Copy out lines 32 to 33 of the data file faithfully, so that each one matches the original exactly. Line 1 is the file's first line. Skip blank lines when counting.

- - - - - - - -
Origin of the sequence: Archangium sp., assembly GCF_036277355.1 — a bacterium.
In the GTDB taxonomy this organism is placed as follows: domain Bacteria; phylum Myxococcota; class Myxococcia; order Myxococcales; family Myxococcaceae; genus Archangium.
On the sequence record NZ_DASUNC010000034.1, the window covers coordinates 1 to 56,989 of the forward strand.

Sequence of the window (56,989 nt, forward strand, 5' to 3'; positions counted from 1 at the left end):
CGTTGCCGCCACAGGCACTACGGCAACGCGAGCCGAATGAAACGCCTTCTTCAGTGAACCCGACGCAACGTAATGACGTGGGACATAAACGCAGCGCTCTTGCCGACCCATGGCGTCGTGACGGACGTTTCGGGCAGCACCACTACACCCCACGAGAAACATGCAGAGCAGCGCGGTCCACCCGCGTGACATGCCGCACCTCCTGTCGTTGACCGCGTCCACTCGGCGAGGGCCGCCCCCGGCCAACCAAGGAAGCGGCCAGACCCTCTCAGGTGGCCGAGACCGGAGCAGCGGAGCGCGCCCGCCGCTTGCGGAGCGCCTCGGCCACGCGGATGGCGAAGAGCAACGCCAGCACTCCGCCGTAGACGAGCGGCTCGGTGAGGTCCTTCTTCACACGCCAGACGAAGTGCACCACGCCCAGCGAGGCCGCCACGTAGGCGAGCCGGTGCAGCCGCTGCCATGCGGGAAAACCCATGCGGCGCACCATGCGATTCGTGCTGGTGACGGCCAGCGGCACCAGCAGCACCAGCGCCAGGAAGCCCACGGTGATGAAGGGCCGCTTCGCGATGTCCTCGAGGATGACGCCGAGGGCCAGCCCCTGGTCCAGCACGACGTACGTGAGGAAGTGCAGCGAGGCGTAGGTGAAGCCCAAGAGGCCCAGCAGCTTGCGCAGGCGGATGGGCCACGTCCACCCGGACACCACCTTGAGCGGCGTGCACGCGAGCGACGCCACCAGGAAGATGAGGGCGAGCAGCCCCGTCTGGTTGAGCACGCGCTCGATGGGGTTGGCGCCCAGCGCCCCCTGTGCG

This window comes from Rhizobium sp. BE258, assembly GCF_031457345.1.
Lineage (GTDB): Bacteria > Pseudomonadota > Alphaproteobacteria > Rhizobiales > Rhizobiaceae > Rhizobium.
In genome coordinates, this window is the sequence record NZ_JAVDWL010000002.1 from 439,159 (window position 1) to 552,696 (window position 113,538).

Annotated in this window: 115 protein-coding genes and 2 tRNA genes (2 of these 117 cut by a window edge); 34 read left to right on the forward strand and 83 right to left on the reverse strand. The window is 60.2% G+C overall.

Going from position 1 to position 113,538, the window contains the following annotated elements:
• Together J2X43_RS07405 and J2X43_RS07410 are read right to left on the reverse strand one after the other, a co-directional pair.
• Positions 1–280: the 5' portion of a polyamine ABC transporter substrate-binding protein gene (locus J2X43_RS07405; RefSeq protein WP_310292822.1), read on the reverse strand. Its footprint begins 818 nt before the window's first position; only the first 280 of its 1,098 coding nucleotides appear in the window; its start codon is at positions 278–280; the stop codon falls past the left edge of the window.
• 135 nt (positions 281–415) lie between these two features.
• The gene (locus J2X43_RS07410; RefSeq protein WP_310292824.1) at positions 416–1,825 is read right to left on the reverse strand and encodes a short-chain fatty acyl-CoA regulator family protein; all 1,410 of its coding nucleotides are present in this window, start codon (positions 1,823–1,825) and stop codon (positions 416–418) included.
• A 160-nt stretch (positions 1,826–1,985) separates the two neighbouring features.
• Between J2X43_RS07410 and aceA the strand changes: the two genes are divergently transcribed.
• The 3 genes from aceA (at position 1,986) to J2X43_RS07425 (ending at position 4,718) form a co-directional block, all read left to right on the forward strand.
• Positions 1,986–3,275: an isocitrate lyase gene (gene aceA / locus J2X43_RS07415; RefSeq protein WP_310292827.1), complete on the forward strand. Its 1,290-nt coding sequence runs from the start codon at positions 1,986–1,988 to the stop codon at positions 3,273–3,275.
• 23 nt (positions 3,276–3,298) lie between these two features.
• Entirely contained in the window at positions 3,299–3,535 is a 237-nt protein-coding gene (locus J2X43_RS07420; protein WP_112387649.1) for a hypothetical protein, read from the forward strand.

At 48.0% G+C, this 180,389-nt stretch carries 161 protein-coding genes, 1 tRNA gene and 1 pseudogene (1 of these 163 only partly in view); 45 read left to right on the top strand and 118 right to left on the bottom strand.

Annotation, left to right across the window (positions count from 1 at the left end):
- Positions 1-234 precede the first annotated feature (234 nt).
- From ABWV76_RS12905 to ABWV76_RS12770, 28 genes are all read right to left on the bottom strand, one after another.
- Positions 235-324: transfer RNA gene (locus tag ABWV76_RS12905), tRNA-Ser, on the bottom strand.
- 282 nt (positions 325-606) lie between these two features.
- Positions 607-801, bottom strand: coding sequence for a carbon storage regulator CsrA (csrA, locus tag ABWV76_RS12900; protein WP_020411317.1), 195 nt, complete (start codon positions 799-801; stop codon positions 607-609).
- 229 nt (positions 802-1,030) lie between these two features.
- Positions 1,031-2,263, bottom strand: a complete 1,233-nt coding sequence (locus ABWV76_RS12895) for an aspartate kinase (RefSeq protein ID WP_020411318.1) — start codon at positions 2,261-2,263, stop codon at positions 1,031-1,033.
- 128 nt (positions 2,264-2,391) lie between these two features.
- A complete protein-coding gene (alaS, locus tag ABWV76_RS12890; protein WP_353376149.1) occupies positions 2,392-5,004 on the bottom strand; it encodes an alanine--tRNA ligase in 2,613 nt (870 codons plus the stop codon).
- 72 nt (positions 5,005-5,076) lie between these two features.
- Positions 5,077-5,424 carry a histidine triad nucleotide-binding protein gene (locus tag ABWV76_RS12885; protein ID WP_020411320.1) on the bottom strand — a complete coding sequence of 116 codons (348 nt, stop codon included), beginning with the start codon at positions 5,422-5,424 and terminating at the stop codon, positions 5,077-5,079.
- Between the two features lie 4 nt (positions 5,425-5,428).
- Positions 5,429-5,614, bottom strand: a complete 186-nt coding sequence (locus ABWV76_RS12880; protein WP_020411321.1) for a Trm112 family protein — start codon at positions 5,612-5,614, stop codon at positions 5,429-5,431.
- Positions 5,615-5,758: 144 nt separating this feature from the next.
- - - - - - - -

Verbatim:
- 72 nt (positions 5,005-5,076) lie between these two features.
- Positions 5,077-5,424 carry a histidine triad nucleotide-binding protein gene (locus tag ABWV76_RS12885; protein ID WP_020411320.1) on the bottom strand — a complete coding sequence of 116 codons (348 nt, stop codon included), beginning with the start codon at positions 5,422-5,424 and terminating at the stop codon, positions 5,077-5,079.